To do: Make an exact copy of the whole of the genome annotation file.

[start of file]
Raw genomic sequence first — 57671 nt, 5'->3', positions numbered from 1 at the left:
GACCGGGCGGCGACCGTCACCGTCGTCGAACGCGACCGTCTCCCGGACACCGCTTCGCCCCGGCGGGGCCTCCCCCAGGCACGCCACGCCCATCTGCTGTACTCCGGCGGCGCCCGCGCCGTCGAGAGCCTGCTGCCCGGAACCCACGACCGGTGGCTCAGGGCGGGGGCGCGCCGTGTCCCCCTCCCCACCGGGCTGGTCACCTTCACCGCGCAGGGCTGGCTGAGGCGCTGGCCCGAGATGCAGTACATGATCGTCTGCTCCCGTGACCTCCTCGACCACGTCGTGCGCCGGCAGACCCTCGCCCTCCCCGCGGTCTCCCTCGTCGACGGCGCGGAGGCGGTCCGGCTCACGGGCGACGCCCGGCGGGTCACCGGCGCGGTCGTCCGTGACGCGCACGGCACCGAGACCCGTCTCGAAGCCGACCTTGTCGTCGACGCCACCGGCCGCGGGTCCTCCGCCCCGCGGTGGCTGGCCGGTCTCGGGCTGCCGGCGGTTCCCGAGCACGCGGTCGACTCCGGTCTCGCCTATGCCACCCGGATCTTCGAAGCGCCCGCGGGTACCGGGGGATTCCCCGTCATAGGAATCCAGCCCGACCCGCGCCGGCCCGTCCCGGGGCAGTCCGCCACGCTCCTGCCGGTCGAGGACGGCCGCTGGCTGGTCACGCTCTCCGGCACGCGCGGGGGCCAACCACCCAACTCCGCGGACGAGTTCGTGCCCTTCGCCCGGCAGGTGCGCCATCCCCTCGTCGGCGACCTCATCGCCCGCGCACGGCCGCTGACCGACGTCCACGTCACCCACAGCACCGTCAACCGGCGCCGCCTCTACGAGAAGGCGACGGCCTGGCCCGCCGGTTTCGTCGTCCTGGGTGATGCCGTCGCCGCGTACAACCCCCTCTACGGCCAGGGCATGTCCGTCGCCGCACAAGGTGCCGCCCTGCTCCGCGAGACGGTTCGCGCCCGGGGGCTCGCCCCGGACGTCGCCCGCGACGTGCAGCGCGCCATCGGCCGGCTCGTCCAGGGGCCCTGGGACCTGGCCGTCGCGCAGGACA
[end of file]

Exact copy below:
Raw genomic sequence first — 57671 nt, 5'->3', positions numbered from 1 at the left:
GACCGGGCGGCGACCGTCACCGTCGTCGAACGCGACCGTCTCCCGGACACCGCTTCGCCCCGGCGGGGCCTCCCCCAGGCACGCCACGCCCATCTGCTGTACTCCGGCGGCGCCCGCGCCGTCGAGAGCCTGCTGCCCGGAACCCACGACCGGTGGCTCAGGGCGGGGGCGCGCCGTGTCCCCCTCCCCACCGGGCTGGTCACCTTCACCGCGCAGGGCTGGCTGAGGCGCTGGCCCGAGATGCAGTACATGATCGTCTGCTCCCGTGACCTCCTCGACCACGTCGTGCGCCGGCAGACCCTCGCCCTCCCCGCGGTCTCCCTCGTCGACGGCGCGGAGGCGGTCCGGCTCACGGGCGACGCCCGGCGGGTCACCGGCGCGGTCGTCCGTGACGCGCACGGCACCGAGACCCGTCTCGAAGCCGACCTTGTCGTCGACGCCACCGGCCGCGGGTCCTCCGCCCCGCGGTGGCTGGCCGGTCTCGGGCTGCCGGCGGTTCCCGAGCACGCGGTCGACTCCGGTCTCGCCTATGCCACCCGGATCTTCGAAGCGCCCGCGGGTACCGGGGGATTCCCCGTCATAGGAATCCAGCCCGACCCGCGCCGGCCCGTCCCGGGGCAGTCCGCCACGCTCCTGCCGGTCGAGGACGGCCGCTGGCTGGTCACGCTCTCCGGCACGCGCGGGGGCCAACCACCCAACTCCGCGGACGAGTTCGTGCCCTTCGCCCGGCAGGTGCGCCATCCCCTCGTCGGCGACCTCATCGCCCGCGCACGGCCGCTGACCGACGTCCACGTCACCCACAGCACCGTCAACCGGCGCCGCCTCTACGAGAAGGCGACGGCCTGGCCCGCCGGTTTCGTCGTCCTGGGTGATGCCGTCGCCGCGTACAACCCCCTCTACGGCCAGGGCATGTCCGTCGCCGCACAAGGTGCCGCCCTGCTCCGCGAGACGGTTCGCGCCCGGGGGCTCGCCCCGGACGTCGCCCGCGACGTGCAGCGCGCCATCGGCCGGCTCGTCCAGGGGCCCTGGGACCTGGCCGTCGCGCAGGACA